FEARS have been raised over plans to site a huge campsite in Inch Park amid claims it falls within a multi-million pound flood prevention scheme.
The plans aims to provide cheaper accommodation to thousands of Fringe visitors and performers who would set up camp in the park.
But a concerned local resident claimed that people were “up in arms” about the lack of consultation and the flood risk.
The resident, who asked not to be named, said: “Even in a best-case scenario, they’re telling people to make their travel arrangements now when they have no licence in place to even hold the event.
“The overriding issue is that the area is inside a multi-million pound flood prevention scheme and is actually designed to channel and contain flood water after heavy rainfall, and it regularly floods in August to a depth of around two feet.”
He added: “They seem to be intent on putting thousands of campers in an area that floods regularly – from a health and safety point of view, it just seems madness or irresponsible. It’s a good idea to have camping, but it has to be on the correct site.”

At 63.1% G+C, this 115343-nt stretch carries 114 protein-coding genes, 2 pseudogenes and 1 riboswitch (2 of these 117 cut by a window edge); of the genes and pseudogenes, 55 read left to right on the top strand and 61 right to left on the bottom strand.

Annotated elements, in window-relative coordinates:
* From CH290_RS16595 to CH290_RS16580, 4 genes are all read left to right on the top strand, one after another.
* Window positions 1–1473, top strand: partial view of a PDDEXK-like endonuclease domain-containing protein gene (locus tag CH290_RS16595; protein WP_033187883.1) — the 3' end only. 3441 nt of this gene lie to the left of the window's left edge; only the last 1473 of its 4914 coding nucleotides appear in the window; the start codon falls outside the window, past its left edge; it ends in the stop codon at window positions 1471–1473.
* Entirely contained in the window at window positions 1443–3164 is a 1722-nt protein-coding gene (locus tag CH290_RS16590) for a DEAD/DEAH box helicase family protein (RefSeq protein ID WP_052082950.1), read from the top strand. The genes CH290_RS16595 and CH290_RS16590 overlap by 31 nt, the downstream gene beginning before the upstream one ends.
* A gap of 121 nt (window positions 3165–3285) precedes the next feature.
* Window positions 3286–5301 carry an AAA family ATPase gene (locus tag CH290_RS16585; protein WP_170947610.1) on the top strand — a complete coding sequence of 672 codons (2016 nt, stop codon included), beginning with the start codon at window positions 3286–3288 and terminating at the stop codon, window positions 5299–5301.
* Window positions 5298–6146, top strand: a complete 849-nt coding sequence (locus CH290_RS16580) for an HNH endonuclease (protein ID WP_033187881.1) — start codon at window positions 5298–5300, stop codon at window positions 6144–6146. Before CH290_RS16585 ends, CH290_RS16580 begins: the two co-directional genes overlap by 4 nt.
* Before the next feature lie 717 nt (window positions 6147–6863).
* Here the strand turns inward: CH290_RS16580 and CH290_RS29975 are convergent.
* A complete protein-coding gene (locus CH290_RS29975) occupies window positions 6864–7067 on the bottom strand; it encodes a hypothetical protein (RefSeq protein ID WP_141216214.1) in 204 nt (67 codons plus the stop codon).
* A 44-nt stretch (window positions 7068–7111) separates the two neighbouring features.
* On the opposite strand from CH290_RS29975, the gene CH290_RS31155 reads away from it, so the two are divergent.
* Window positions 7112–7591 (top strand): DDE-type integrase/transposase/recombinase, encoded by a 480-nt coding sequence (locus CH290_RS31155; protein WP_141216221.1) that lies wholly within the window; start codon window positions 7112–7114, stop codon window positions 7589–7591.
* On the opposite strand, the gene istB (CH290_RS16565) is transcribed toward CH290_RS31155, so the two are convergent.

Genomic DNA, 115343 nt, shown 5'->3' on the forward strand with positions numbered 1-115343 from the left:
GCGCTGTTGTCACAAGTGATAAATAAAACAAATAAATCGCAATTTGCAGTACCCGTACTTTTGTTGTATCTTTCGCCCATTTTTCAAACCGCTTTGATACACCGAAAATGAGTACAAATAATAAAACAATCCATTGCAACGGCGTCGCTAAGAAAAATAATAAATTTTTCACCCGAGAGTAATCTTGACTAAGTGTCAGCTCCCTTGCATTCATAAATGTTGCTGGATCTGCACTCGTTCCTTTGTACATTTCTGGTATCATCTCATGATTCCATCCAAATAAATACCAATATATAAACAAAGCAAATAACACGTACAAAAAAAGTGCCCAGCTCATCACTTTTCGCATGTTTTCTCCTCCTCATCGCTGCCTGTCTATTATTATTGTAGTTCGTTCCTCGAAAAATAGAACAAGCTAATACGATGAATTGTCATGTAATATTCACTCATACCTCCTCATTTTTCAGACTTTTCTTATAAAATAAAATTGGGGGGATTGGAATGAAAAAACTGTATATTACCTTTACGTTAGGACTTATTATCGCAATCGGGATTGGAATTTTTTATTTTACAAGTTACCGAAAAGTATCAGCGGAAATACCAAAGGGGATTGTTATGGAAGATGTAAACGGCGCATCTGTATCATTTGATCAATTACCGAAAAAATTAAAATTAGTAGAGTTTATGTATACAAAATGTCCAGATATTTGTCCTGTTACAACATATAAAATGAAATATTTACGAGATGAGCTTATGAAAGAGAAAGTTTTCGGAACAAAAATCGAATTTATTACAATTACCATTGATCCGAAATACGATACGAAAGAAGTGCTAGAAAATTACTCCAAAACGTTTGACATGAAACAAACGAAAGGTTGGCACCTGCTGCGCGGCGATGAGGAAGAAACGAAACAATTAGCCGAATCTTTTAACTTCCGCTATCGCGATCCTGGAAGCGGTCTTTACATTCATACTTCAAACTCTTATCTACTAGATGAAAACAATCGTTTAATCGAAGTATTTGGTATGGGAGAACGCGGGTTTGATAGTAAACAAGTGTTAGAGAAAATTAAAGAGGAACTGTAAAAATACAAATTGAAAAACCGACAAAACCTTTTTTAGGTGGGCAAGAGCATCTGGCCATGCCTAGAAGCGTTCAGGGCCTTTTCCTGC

Inch Park is the “preferred” location for up to 1000 tents, though other sites are also being considered by Campingninja, which is running the project.
Rhian Evans, of Campingninja, insisted they will take the views of residents into account and Inch Park was not the only venue they were looking at. She said: “It’s not a gigantic campsite, it’s about the size of two rugby pitches.
“We have got two or three available sites, but Inch Park is our favourite one in the process. We have got a definite back-up which we can use.”
The radical move marks the first time Edinburgh has opened up its parklands to festival-goers struggling to pay inflated August hotel prices, and would boast thousands of tents as well as a performance space for travelling acts. Bookings for the pop-up campsite have already been advertised on the Visit Scotland website.
Two thirds of the park is leased to Inch Park Community Sports Club (IPCSC) by the city council, and Paul Reddish, a volunteer for IPCSC, stressed that discussions were still at a very early stage.
He said: “We have had one discussion and we will look at whether it is doable. We have got to do our own feasibility study as to when and if it can happen.”
The idea has already been welcomed by the Edinburgh Festival Fringe Society, which highlighted the importance of providing a range of accommodation for visitors.
A council spokesperson said: “We would need to consider the proposals in detail before determining a position, as well as ensuring that the correct procedures are followed.”